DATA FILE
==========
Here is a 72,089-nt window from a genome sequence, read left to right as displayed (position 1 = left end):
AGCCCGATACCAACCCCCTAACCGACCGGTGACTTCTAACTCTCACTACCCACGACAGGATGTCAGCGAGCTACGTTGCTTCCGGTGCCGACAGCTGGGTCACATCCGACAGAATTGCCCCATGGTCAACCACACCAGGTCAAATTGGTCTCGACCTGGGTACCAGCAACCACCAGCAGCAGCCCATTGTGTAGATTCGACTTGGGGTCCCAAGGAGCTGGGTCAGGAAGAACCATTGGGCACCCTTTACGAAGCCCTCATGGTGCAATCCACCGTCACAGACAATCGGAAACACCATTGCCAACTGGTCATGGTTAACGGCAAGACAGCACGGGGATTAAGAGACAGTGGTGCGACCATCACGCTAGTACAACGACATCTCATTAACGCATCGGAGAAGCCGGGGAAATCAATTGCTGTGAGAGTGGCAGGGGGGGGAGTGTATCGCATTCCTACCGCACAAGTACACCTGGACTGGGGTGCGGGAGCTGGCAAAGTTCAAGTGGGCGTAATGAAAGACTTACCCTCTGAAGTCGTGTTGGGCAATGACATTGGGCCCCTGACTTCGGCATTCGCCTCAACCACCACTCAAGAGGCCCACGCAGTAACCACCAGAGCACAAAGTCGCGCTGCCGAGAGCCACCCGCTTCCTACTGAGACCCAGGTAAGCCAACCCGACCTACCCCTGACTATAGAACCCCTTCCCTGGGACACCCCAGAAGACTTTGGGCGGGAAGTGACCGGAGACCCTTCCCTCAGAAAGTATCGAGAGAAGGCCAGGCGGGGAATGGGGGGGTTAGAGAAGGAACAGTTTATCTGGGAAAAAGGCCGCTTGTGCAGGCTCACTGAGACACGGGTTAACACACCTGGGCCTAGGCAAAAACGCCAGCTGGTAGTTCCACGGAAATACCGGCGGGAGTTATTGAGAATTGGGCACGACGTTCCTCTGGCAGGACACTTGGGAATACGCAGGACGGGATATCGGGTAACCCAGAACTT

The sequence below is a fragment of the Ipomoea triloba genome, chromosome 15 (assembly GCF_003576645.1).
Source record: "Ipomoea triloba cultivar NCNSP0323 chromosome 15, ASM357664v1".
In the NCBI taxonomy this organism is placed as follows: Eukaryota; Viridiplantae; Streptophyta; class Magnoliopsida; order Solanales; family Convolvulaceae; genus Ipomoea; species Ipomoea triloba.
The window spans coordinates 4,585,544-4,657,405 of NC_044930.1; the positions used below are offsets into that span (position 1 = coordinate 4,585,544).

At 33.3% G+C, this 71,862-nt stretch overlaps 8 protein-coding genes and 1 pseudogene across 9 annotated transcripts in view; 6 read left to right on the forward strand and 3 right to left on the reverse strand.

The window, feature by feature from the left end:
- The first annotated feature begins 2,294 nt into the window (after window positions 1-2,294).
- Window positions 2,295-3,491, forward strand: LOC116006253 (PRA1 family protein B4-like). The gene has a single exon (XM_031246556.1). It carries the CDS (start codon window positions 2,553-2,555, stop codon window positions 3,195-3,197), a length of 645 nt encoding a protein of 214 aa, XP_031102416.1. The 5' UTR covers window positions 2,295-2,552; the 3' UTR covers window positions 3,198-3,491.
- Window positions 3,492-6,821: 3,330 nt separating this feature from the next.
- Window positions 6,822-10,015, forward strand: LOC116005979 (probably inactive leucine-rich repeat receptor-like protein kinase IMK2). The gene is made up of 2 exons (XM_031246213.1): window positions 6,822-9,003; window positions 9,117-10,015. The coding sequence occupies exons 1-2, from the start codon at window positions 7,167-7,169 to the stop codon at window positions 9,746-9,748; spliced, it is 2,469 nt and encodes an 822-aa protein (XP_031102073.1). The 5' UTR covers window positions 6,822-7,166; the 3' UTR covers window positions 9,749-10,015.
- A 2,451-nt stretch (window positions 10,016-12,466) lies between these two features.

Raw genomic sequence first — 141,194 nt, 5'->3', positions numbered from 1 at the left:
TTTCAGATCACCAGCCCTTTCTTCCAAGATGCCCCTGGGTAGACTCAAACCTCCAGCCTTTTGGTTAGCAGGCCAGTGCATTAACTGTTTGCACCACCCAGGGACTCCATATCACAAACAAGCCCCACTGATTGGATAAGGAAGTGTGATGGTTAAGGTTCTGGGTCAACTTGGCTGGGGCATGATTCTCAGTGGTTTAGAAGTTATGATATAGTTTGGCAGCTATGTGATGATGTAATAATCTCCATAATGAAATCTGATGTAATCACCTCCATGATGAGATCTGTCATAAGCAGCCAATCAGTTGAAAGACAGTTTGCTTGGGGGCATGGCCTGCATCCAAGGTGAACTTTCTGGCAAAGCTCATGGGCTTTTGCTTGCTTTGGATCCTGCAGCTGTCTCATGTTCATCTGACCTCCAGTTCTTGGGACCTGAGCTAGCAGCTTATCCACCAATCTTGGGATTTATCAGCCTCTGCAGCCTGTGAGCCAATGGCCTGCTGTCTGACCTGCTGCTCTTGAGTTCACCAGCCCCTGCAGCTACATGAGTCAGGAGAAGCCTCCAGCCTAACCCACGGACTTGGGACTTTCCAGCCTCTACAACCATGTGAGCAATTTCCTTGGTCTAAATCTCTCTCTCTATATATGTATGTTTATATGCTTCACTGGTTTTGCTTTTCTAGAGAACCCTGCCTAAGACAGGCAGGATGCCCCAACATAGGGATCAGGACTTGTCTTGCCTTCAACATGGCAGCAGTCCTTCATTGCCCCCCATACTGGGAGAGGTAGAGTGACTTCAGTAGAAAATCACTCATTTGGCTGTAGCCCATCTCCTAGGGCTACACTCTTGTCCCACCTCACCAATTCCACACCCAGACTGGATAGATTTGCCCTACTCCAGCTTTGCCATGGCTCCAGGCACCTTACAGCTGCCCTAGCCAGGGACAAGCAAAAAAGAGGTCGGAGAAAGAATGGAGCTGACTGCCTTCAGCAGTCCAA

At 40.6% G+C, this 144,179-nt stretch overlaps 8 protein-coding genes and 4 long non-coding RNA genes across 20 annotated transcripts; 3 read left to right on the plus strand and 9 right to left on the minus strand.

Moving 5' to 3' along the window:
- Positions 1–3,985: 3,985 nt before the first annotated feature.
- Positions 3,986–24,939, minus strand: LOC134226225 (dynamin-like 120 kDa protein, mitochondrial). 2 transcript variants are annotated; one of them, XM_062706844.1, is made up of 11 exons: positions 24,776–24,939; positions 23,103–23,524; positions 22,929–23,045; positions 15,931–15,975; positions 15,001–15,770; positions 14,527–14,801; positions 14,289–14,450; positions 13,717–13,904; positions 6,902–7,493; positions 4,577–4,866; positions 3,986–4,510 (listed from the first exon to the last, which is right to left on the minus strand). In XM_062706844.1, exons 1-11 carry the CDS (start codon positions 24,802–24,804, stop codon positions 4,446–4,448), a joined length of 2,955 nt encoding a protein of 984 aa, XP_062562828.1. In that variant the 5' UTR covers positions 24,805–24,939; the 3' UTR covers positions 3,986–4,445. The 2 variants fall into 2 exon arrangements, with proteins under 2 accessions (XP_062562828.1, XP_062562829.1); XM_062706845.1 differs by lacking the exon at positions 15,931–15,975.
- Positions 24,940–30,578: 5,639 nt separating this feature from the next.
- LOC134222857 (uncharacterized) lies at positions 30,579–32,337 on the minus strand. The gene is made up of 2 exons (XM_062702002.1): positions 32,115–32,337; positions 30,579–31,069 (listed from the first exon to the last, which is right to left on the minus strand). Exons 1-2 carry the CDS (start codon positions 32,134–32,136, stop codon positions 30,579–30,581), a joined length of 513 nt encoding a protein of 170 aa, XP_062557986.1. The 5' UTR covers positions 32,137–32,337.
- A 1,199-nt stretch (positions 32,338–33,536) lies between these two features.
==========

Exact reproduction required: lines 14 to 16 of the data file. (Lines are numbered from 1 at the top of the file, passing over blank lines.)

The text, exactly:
Raw genomic sequence first — 141,194 nt, 5'->3', positions numbered from 1 at the left:
TTTCAGATCACCAGCCCTTTCTTCCAAGATGCCCCTGGGTAGACTCAAACCTCCAGCCTTTTGGTTAGCAGGCCAGTGCATTAACTGTTTGCACCACCCAGGGACTCCATATCACAAACAAGCCCCACTGATTGGATAAGGAAGTGTGATGGTTAAGGTTCTGGGTCAACTTGGCTGGGGCATGATTCTCAGTGGTTTAGAAGTTATGATATAGTTTGGCAGCTATGTGATGATGTAATAATCTCCATAATGAAATCTGATGTAATCACCTCCATGATGAGATCTGTCATAAGCAGCCAATCAGTTGAAAGACAGTTTGCTTGGGGGCATGGCCTGCATCCAAGGTGAACTTTCTGGCAAAGCTCATGGGCTTTTGCTTGCTTTGGATCCTGCAGCTGTCTCATGTTCATCTGACCTCCAGTTCTTGGGACCTGAGCTAGCAGCTTATCCACCAATCTTGGGATTTATCAGCCTCTGCAGCCTGTGAGCCAATGGCCTGCTGTCTGACCTGCTGCTCTTGAGTTCACCAGCCCCTGCAGCTACATGAGTCAGGAGAAGCCTCCAGCCTAACCCACGGACTTGGGACTTTCCAGCCTCTACAACCATGTGAGCAATTTCCTTGGTCTAAATCTCTCTCTCTATATATGTATGTTTATATGCTTCACTGGTTTTGCTTTTCTAGAGAACCCTGCCTAAGACAGGCAGGATGCCCCAACATAGGGATCAGGACTTGTCTTGCCTTCAACATGGCAGCAGTCCTTCATTGCCCCCCATACTGGGAGAGGTAGAGTGACTTCAGTAGAAAATCACTCATTTGGCTGTAGCCCATCTCCTAGGGCTACACTCTTGTCCCACCTCACCAATTCCACACCCAGACTGGATAGATTTGCCCTACTCCAGCTTTGCCATGGCTCCAGGCACCTTACAGCTGCCCTAGCCAGGGACAAGCAAAAAAGAGGTCGGAGAAAGAATGGAGCTGACTGCCTTCAGCAGTCCAA

At 40.6% G+C, this 144,179-nt stretch overlaps 8 protein-coding genes and 4 long non-coding RNA genes across 20 annotated transcripts; 3 read left to right on the plus strand and 9 right to left on the minus strand.